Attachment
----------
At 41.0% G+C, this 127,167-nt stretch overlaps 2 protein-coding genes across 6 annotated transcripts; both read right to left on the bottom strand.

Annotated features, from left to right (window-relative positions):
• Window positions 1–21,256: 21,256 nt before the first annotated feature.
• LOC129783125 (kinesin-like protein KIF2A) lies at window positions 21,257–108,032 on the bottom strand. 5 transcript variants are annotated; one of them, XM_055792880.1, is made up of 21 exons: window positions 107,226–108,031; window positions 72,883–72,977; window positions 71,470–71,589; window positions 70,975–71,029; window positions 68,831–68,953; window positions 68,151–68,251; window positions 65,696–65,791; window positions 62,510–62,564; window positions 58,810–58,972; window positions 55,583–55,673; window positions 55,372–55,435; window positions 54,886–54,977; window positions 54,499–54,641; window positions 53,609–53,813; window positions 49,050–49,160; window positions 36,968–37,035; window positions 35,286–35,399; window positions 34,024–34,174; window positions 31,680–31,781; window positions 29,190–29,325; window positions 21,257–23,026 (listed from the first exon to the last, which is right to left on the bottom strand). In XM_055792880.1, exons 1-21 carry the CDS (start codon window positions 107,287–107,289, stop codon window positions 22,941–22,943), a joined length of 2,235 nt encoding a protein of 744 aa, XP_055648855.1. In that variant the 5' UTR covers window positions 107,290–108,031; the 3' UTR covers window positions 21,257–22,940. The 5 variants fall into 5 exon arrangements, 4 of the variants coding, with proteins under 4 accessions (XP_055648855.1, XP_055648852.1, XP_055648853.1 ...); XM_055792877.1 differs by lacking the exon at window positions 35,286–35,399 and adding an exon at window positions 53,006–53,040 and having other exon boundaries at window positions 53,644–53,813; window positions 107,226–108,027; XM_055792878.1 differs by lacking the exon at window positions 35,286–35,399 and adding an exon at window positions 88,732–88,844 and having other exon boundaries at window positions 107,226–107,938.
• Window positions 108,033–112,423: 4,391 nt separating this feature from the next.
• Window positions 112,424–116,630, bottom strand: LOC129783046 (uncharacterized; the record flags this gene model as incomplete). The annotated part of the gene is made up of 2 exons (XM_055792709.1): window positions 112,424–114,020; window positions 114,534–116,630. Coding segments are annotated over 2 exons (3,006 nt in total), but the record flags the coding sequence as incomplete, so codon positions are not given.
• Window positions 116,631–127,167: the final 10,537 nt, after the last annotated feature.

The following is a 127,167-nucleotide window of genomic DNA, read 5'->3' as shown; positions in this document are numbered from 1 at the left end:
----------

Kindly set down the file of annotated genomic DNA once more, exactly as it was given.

At 41.0% G+C, this 127,167-nt stretch overlaps 2 protein-coding genes across 6 annotated transcripts; both read right to left on the bottom strand.

Annotated features, from left to right (window-relative positions):
• Window positions 1–21,256: 21,256 nt before the first annotated feature.
• LOC129783125 (kinesin-like protein KIF2A) lies at window positions 21,257–108,032 on the bottom strand. 5 transcript variants are annotated; one of them, XM_055792880.1, is made up of 21 exons: window positions 107,226–108,031; window positions 72,883–72,977; window positions 71,470–71,589; window positions 70,975–71,029; window positions 68,831–68,953; window positions 68,151–68,251; window positions 65,696–65,791; window positions 62,510–62,564; window positions 58,810–58,972; window positions 55,583–55,673; window positions 55,372–55,435; window positions 54,886–54,977; window positions 54,499–54,641; window positions 53,609–53,813; window positions 49,050–49,160; window positions 36,968–37,035; window positions 35,286–35,399; window positions 34,024–34,174; window positions 31,680–31,781; window positions 29,190–29,325; window positions 21,257–23,026 (listed from the first exon to the last, which is right to left on the bottom strand). In XM_055792880.1, exons 1-21 carry the CDS (start codon window positions 107,287–107,289, stop codon window positions 22,941–22,943), a joined length of 2,235 nt encoding a protein of 744 aa, XP_055648855.1. In that variant the 5' UTR covers window positions 107,290–108,031; the 3' UTR covers window positions 21,257–22,940. The 5 variants fall into 5 exon arrangements, 4 of the variants coding, with proteins under 4 accessions (XP_055648855.1, XP_055648852.1, XP_055648853.1 ...); XM_055792877.1 differs by lacking the exon at window positions 35,286–35,399 and adding an exon at window positions 53,006–53,040 and having other exon boundaries at window positions 53,644–53,813; window positions 107,226–108,027; XM_055792878.1 differs by lacking the exon at window positions 35,286–35,399 and adding an exon at window positions 88,732–88,844 and having other exon boundaries at window positions 107,226–107,938.
• Window positions 108,033–112,423: 4,391 nt separating this feature from the next.
• Window positions 112,424–116,630, bottom strand: LOC129783046 (uncharacterized; the record flags this gene model as incomplete). The annotated part of the gene is made up of 2 exons (XM_055792709.1): window positions 112,424–114,020; window positions 114,534–116,630. Coding segments are annotated over 2 exons (3,006 nt in total), but the record flags the coding sequence as incomplete, so codon positions are not given.
• Window positions 116,631–127,167: the final 10,537 nt, after the last annotated feature.

The following is a 127,167-nucleotide window of genomic DNA, read 5'->3' as shown; positions in this document are numbered from 1 at the left end: